GAIN comes on the scene at this very exciting time: we are assessing the performances of new, market-ready sensors for non-invasive monitoring of fish distribution and behaviour, as well as key environmental variables (e.g. water temperature, dissolved oxygen). We are processing these complex data using machine learning and big data analytics, discovering patterns and anomalies which can facilitate the optimisation of feeding and other husbandry operations (e.g. net changes).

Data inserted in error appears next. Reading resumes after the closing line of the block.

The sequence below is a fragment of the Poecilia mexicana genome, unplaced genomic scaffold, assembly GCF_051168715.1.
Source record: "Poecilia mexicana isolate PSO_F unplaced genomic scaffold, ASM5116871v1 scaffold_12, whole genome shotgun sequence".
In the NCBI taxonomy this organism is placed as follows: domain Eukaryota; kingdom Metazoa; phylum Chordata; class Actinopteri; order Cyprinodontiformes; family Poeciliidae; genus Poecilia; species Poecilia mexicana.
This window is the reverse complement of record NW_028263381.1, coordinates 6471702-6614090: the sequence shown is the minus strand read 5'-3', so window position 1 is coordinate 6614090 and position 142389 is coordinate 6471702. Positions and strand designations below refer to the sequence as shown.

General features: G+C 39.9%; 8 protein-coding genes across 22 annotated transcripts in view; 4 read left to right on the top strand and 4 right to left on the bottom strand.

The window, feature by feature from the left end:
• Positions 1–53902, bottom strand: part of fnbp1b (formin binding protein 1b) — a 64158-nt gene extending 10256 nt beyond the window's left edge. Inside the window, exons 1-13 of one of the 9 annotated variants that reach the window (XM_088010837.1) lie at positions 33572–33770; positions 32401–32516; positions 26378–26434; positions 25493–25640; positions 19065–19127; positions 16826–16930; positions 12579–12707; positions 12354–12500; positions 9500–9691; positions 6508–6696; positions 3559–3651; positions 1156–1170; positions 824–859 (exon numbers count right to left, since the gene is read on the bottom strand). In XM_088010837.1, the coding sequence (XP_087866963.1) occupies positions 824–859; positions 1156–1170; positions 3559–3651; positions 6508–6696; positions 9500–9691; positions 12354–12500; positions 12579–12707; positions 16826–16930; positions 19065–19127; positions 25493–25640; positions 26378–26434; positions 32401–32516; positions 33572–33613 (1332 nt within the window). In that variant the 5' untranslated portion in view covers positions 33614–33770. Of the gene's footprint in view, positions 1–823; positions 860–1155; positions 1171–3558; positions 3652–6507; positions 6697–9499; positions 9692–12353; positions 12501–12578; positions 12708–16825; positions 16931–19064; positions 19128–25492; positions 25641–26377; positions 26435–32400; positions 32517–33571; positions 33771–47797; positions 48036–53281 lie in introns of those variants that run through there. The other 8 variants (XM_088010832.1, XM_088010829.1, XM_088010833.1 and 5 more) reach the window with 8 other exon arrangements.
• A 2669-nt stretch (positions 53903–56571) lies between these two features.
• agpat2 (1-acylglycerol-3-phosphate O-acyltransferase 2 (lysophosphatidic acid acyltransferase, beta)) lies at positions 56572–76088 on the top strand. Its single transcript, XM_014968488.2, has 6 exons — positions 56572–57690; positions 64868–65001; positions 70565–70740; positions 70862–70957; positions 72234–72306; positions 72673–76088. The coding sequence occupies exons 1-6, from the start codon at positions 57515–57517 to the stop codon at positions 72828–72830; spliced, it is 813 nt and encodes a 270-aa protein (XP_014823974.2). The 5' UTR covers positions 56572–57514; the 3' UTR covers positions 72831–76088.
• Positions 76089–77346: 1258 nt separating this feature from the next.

In late June, I left a very hot Venice and traveled north to Norway, to the midnight sun village of Inndyr, in Nordland County, to discuss the preliminary results of our comprehensive monitoring programme with Giulia and Ronald (GIFAS), who have installed and are looking after the sensors, and with Fearghal (IBM Research), expert in AI and IoT. Inndyr is located in the Gildeskål municipality which, in Viking times, was a renowned meeting point for the whole region. Aquaculture is the backbone of the local economy, to which our industry partner GIFAS (Gildeskål Forskningsstasjon AS) provided a relevant contribution in its thirty years of activities, which were celebrated this year. Far from being seen as an environmentally unfriendly activity, in this area aquaculture provides jobs, fosters educational activities and also represents a touristic attraction. Domus Pisces is a building owned by Nordland county and used by both the local highschool (Meløy VGS avd. Inndyr) and GIFAS. GIFAS uses it both for running cleaner fish tank-based trials and for promotion of aquaculture. For the latter purpose, GIFAS has an aquarium containing salmon, a hall exhibiting informative, aquaculture-themed posters and a small souvenir shop. In addition, the promotional centre of GIFAS runs tours to its research and commercial sites and these services are used by tourists, school and universities, amongst others.